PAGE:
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The merge makes this season of Survivor even more terrible

The merge makes this season of Survivor even more terrible
The tribe flag of Huyopa, the merged tribe on Survivor San Juan Del Sur (Photo by Monty Brinton/CBS)

Sometimes the Survivor merge brings an increased intensity of game play and renewed vigor and life for the players and the show itself, as it did last fall during the first Blood vs. Water. Sometimes it means a slump as a dominant tribe picks off the smaller tribe before turning on itself. In the case of San Juan Del Sur, it was neither, because either of those would mean that something interesting was happening.

It’s time to say it: This season is really terrible. That’s okay; Survivor has earned an off season after so many exceptionally strong seasons in a row. It’s just disappointing that it’s not anywhere near the high bar it set for itself. And even when Survivor is bad, it’s not unwatchable. It had its moments, like Keith forgetting his own son’s birthday.

But mostly it was a string of blah: An immunity challenge affected by wind, not skill or stamina. The consequences of the rice swap completely erased by the merge. Trail mix. #Huyopa.

Just when there was less of Jeff Probst, he reappeared to use “quit” as a noun and resurrect his talk show on a log. Twice. “Why do you think you’re judged so quickly?” “It is a quite possibly a million dollar quit for someone else.”


Just when there was hope that the merge would introduce something interesting–and by interesting, I do not mean which side Jon and Jacyln are going to align with, because please–Julie quit for no worthwhile reason. The only coherent thing she said was that these were the “longest three weeks of my life away from the man I love.” She may have just wanted to get out before the jury, so she could go on vacation with John Rocker instead of sticking around to win more money or having to sit on the jury with this group.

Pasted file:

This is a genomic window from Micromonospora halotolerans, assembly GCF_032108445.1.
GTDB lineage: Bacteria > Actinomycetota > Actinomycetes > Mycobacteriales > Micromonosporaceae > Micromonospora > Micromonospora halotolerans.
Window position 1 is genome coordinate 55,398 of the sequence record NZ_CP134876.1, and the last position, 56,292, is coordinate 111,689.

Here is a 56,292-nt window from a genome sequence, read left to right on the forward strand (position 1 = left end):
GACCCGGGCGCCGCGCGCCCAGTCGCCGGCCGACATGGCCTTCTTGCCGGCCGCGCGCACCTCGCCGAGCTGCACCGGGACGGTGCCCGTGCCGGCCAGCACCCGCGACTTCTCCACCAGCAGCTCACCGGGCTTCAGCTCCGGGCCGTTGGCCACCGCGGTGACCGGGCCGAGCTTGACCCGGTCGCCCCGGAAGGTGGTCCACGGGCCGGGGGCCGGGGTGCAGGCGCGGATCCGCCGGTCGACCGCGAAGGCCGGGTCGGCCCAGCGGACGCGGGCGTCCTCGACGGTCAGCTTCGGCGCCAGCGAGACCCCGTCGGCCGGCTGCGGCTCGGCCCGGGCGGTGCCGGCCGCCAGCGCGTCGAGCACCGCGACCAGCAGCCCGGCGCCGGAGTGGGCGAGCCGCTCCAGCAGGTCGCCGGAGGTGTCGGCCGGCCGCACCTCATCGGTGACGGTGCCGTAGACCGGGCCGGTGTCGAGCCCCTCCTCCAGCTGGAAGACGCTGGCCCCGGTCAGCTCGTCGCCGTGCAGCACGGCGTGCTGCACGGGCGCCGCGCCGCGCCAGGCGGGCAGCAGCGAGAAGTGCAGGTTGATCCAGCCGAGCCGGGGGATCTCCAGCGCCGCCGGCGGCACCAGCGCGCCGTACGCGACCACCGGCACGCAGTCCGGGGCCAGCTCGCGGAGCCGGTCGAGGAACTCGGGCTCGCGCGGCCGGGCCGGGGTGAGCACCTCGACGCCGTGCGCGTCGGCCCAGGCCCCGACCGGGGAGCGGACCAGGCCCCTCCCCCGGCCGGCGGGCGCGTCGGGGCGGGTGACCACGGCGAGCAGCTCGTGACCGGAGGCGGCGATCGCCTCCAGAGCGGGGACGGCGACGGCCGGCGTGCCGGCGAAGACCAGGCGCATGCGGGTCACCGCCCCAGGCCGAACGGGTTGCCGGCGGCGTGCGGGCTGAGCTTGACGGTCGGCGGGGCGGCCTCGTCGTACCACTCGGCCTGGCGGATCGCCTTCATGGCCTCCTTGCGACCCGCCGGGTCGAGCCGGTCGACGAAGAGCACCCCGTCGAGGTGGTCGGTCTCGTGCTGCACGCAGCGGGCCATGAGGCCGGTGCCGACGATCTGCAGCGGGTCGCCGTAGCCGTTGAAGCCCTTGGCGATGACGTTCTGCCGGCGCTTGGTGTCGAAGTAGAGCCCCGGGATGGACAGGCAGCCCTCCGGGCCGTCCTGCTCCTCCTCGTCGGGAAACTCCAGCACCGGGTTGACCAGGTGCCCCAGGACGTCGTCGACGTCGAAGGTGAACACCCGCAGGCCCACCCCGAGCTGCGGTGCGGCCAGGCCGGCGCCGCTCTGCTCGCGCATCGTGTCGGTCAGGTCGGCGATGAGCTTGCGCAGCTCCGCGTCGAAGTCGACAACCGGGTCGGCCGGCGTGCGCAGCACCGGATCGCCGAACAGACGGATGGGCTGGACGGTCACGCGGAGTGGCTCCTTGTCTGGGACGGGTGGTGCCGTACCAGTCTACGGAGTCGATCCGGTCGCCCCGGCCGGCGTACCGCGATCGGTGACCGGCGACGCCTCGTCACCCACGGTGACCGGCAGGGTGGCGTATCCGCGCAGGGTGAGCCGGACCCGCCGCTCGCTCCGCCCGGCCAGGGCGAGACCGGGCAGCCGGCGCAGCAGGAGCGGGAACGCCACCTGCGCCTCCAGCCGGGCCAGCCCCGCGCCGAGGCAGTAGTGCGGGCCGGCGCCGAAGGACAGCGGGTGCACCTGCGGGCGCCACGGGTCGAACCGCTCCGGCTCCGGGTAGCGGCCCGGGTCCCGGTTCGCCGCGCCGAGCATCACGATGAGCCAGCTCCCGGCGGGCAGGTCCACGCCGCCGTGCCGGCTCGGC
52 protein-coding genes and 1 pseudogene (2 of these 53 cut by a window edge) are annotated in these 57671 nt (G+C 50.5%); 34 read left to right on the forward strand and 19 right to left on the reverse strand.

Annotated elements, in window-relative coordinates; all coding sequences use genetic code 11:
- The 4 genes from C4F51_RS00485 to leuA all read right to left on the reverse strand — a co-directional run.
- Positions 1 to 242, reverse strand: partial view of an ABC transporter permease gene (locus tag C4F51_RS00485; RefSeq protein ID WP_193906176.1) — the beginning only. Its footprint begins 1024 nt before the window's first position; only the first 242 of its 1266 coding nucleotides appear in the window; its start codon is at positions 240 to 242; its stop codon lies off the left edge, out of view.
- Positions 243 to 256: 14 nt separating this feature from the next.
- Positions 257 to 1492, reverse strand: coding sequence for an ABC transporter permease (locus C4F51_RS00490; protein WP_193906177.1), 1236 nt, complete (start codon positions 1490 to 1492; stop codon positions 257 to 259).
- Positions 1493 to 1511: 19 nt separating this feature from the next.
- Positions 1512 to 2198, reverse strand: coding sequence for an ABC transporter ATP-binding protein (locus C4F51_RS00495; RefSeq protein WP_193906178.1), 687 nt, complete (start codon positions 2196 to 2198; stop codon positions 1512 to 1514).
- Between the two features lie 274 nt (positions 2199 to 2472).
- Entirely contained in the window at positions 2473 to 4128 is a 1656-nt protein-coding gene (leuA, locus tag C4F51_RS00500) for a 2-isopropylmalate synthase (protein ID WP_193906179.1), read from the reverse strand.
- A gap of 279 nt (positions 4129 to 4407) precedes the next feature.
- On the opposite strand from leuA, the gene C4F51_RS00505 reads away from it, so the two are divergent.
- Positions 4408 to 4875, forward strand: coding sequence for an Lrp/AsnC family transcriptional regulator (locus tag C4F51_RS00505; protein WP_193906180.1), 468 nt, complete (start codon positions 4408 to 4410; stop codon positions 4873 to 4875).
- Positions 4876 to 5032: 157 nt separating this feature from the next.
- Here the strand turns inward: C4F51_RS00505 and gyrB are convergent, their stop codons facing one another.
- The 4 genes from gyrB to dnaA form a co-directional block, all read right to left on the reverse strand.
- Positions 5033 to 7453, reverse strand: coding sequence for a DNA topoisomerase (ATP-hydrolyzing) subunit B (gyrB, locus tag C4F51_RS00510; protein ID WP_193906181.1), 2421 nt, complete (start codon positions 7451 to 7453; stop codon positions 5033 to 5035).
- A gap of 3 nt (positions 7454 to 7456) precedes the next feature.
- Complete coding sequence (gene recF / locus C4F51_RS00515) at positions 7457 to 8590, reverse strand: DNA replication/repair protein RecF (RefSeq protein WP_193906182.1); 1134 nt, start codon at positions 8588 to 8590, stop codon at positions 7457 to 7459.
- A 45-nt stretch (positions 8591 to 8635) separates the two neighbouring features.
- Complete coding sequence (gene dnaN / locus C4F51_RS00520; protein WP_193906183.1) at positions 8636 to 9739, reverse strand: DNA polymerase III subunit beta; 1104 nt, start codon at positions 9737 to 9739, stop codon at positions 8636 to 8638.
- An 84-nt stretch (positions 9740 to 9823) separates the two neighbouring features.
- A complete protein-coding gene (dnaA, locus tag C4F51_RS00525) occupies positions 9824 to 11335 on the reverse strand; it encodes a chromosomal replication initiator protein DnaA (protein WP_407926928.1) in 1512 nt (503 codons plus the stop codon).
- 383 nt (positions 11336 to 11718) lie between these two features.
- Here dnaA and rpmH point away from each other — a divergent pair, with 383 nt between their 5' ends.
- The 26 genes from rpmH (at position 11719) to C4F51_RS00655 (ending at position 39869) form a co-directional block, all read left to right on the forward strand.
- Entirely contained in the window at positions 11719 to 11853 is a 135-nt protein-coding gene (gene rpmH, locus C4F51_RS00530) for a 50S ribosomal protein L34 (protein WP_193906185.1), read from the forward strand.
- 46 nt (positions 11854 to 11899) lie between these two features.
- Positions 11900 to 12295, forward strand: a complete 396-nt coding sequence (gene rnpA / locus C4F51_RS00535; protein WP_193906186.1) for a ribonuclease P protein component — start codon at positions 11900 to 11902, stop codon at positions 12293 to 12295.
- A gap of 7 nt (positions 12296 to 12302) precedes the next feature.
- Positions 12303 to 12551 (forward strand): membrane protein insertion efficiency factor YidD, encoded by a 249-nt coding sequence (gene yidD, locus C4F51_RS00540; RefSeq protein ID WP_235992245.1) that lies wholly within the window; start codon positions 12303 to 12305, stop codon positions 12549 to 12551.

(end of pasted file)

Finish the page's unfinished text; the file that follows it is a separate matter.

Despite everyone’s passive-aggressive treatment response to her hoarding of some trail mix–and their behavior was, to me, far worse than hers, between rifling through her stuff and re-stealing the trail mix, and then refusing to actually say anything to her (at least Alec actually said something)–she was not going to be voted out. If anything, it may have strengthened her position as someone who could be a reliable final-three pawn.

By the way, while the Survivor rule book does not prohibit contestants from looking at each others’ property, it does ban “stealing or misappropriating food.” It only says “private items may not be taken or removed” and only defines the luxury item and “any items given specifically to him or her by the production team” (idols?). Then again, the rule book also says the rules can change, and we’ve certainly seen destruction of both food and private property before, with no consequence for either.

Had Julie not left, Jeremy might have been blindsided, and he might still be next episode. Or the couples might turn on each other, which is what Missy clearly wants to do. There was a significant amount of time dedicated to Missy talking about Baylor trusting her mother, which I hope pays off in either Missy making a terrible move or making a spectacular move and impressing her kid.

But it also may have just been filling time. Speaking of: the finale is December 17. Six episodes to go.

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  • Andy Dehnart is the creator of reality blurred and a writer and teacher who obsessively and critically covers reality TV and unscripted entertainment, focusing on how it’s made and what it means.


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